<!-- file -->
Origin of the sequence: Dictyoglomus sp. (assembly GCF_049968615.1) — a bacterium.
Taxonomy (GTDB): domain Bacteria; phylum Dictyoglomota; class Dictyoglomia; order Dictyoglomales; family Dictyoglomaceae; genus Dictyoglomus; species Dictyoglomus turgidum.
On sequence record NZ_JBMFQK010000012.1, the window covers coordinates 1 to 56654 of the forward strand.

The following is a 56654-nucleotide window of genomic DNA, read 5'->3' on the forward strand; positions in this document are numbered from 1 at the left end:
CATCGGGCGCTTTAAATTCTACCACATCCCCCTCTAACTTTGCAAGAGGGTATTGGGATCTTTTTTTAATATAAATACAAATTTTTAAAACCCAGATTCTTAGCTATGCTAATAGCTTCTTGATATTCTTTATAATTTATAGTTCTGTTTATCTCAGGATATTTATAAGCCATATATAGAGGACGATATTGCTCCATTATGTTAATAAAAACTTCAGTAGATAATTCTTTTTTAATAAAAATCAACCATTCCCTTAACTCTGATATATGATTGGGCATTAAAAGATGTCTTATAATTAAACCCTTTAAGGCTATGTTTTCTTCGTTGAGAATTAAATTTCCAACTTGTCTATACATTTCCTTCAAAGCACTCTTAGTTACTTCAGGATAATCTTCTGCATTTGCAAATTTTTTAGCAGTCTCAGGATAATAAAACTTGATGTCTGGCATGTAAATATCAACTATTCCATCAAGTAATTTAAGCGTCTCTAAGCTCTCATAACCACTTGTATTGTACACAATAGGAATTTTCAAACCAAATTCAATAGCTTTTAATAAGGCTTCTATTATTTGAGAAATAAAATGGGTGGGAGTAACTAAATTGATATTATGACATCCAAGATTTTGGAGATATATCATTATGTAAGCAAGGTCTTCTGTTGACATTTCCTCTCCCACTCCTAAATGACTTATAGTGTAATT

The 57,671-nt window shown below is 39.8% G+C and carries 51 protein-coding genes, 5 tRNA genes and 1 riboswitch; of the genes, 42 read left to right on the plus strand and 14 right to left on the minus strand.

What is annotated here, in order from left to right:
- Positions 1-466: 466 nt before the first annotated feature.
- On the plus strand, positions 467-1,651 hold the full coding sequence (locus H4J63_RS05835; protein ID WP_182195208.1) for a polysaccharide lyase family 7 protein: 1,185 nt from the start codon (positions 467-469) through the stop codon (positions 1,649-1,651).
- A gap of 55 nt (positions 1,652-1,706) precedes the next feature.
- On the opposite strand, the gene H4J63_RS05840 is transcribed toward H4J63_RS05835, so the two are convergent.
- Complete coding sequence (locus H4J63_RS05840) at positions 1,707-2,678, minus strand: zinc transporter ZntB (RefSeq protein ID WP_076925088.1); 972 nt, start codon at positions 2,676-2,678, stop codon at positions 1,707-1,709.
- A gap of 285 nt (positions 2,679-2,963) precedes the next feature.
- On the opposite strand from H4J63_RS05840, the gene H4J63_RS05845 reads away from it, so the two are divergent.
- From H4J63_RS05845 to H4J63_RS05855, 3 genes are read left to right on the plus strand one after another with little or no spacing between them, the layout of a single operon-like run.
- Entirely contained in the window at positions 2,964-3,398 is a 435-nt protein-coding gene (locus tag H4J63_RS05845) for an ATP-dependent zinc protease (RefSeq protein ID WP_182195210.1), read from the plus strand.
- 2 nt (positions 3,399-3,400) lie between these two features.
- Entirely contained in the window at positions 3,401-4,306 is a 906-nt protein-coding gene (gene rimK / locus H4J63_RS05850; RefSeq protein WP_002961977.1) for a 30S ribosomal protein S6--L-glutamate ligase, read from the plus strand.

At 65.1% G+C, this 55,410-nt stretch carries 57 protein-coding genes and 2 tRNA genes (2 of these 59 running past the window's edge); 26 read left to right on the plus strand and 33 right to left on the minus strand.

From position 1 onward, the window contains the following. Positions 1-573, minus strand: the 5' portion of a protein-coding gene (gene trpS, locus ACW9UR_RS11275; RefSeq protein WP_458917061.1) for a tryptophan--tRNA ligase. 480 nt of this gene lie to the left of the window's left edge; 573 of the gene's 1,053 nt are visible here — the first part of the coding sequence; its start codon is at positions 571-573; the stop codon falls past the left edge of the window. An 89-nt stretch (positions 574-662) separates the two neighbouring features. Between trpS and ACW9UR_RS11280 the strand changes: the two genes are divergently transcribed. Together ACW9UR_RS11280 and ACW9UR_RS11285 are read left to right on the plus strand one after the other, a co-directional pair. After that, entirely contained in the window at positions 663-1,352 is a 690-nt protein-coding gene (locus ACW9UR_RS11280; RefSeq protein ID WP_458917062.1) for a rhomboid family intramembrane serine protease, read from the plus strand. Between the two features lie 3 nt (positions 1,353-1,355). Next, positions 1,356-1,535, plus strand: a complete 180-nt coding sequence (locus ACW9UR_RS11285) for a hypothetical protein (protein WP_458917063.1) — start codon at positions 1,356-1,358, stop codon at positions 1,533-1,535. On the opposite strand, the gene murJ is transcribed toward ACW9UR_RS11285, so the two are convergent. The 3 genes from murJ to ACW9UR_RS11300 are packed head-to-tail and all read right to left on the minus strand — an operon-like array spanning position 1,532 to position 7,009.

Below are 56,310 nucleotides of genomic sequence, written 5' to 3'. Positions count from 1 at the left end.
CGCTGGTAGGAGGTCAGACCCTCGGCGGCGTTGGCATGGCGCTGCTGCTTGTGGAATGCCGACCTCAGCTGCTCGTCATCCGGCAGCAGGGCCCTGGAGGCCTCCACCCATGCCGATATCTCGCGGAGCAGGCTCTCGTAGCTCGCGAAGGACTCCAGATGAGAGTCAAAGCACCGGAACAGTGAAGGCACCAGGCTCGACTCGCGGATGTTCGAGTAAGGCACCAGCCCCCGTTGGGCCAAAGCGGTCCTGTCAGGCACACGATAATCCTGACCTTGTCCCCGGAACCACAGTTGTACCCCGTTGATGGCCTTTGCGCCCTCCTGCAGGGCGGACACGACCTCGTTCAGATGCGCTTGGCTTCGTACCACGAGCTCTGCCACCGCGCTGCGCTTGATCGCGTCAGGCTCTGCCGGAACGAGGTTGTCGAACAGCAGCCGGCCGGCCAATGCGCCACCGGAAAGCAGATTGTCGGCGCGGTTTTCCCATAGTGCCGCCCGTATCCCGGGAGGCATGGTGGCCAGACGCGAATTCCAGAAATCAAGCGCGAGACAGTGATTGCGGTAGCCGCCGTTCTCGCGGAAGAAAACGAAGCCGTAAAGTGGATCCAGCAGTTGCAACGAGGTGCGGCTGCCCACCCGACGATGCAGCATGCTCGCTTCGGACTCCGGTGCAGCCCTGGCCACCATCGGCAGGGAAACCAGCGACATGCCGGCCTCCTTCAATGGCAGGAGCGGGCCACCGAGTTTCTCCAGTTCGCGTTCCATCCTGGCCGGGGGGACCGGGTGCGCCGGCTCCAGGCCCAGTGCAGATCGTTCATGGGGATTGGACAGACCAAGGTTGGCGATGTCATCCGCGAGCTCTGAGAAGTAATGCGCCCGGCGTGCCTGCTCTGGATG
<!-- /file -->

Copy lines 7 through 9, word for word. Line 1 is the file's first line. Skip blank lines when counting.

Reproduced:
What is annotated here, in order from left to right:
- Positions 1-466: 466 nt before the first annotated feature.
- On the plus strand, positions 467-1,651 hold the full coding sequence (locus H4J63_RS05835; protein ID WP_182195208.1) for a polysaccharide lyase family 7 protein: 1,185 nt from the start codon (positions 467-469) through the stop codon (positions 1,649-1,651).